Sometimes it seems as if You are lost to us, perhaps even gone from this land, and we feel like crying, or we turn our anger and frustration on each other. Just as we despair of ever finding You, You whisper, You call, You beckon, always around the next corner, the next turn in the road, up the next hill. We follow and keep following and are finally rewarded by this cave, supposed to be Zeus’ birth-place, but for eons before that a center of worship to You as Goddess of childbirth.

This place is a womb, its dark opening guarded by a fig tree that both conceals and marks the entrance, hiding it from those who have no business here. We enter, bowing low under the rock ceiling, and are met by a metal fence and closed gate. No matter, the gate swings open at a touch, doorway to the under-world. Hushed and awed, we step into the silence and You are there. Your large, dark, ancient presence permeates this chamber and enfolds us. Our feeble lights barely open a tiny path in the darkness but we can see just enough. Your form is there before us, huge stone head and shoulders rising out of the earth, reflecting, echoing the shape of the cave around it. A flat altar-like rock is on the ground before You and we sink down beside it. Others have been here before us. We find flowers, sage, shells, feathers left as offerings. We add our own small offerings, light our little candle, pour water over You as a libation, sing our few chants and suddenly we are connected to circles going back and back and back through time, seeking guidance and comfort here at the Source. Sitting in this cool dark stillness, we have found our way home to You.

Spiritual Findings ... by Esyule

This seems like a water year when we are being offered lessons of flow and surrender. The great forces of the rivers, the windy storms and the seas all rise up to remove everything in the way of their turbulent waters and at the same time nourish all growing things. The fruit this year is abundant, the trees full and prospering along with the wild creatures that fully dance in the circle of life. We thank a wet season for all this.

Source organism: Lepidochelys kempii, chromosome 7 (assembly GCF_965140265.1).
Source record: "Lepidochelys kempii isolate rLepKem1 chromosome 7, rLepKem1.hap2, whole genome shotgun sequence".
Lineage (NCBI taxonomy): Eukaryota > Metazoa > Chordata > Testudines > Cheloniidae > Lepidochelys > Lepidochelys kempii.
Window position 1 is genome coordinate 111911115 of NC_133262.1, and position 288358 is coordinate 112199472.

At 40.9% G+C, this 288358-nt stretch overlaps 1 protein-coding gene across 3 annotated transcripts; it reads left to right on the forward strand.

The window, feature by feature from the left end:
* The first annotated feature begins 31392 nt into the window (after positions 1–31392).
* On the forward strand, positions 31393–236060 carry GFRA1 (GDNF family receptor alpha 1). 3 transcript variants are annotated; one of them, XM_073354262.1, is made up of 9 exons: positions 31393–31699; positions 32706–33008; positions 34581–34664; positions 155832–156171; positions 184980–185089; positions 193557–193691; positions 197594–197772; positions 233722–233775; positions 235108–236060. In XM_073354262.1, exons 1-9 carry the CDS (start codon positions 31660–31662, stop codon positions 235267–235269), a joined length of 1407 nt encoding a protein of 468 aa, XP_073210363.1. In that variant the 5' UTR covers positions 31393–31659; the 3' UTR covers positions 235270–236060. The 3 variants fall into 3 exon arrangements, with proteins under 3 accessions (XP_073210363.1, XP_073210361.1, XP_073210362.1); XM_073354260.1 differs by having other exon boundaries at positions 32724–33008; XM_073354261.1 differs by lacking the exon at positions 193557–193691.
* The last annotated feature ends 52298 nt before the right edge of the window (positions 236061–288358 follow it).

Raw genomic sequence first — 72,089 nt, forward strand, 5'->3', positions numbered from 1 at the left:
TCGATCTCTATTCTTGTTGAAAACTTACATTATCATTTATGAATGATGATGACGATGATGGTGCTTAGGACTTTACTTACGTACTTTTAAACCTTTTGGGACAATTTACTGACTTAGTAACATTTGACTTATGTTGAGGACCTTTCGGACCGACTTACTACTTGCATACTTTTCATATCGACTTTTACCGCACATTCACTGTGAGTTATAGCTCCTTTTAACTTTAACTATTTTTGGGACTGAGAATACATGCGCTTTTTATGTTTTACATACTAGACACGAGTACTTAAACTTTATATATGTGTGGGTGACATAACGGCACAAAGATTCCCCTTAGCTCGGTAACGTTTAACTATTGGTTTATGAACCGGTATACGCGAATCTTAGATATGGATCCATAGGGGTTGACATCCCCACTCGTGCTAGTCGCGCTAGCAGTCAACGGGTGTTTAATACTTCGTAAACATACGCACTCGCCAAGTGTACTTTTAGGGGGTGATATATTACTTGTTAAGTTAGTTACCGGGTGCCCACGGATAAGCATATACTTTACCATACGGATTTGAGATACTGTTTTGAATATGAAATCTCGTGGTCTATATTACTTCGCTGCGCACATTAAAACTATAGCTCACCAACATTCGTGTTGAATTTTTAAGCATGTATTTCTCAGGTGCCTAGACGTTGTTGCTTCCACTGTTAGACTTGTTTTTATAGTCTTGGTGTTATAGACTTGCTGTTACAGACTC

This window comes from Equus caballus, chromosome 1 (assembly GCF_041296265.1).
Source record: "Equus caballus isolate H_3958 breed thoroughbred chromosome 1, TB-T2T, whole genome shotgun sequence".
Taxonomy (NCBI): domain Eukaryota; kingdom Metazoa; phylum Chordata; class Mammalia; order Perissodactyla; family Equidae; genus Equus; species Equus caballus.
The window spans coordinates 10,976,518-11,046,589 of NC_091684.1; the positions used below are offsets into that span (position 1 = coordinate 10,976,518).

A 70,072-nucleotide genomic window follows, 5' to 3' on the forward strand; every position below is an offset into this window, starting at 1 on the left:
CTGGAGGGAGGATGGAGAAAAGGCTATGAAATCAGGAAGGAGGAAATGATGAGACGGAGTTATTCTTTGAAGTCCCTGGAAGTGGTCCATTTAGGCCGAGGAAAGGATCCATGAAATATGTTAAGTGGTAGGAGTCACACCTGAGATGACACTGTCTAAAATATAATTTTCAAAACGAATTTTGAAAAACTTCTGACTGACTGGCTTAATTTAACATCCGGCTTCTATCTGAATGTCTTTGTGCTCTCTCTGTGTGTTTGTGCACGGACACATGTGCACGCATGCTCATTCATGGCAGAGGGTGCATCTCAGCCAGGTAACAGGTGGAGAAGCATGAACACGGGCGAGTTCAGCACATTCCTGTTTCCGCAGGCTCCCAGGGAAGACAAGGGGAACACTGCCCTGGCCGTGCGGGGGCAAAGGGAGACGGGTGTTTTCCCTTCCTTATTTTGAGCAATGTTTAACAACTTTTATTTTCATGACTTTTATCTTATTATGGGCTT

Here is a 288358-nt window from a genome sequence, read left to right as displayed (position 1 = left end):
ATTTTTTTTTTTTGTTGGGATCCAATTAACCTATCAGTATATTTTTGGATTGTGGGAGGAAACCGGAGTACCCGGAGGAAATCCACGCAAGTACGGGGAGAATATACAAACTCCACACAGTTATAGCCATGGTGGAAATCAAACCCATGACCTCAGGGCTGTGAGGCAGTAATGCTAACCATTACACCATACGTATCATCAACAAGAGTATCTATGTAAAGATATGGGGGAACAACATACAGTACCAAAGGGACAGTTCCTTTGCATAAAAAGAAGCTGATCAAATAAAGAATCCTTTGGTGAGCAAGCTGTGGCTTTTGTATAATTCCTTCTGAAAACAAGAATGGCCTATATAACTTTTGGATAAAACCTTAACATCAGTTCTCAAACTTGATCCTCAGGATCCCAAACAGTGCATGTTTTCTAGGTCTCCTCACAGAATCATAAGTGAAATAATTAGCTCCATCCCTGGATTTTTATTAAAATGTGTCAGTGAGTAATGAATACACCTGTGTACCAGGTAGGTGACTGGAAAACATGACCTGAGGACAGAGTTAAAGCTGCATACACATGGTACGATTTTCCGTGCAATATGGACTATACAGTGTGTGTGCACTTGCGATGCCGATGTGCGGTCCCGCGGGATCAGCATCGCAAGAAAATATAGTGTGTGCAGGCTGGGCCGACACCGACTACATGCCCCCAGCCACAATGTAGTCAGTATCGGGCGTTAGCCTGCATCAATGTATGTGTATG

There is a rune that is shaped like a bent reed called Laguz. This rune represents water and is regarded as feminine (as most aspects of water usually are), associated with the Goddess Nerthus who bestows blessings on all whom she visits. Laguz also means love and life representing the beginning and continuance of partnership unions. Often this means guidance via tests through the “primal waters” of our emotions, giving rise to sustenance. Laguz is the rune of fluidity and her message is to be flexible like the river reed.

This leads to the concept of surrender. As much as we like to sometimes believe that we control nature and how we walk in this world, the ultimate truth is that deep and ever present forces of mystery direct our lives. Surrender is the message of allowing. This comes when there is little alternative, but to be conscious of giving one’s life direction over to Higher Powers; it allows the journey to be an aware one that will lead us with our eyes open to uncharted and necessary shores. The Divine aspect of surrender is found through the simplicity of trust and purity of intention. It does not mean giving up, allowing negative energy to drown us or flood our lives with debris. It does, however, carve a new path in our worn ways of seeing ourselves in the world.
The message of this bright and full time of the year is to dance in the rain, float in the rivers, love fully and savor life. We, as independent and strong womyn, stand like the great blue heron in the river, patient and beautiful taking sustenance from all the blessings around us, following the current easily and gracefully.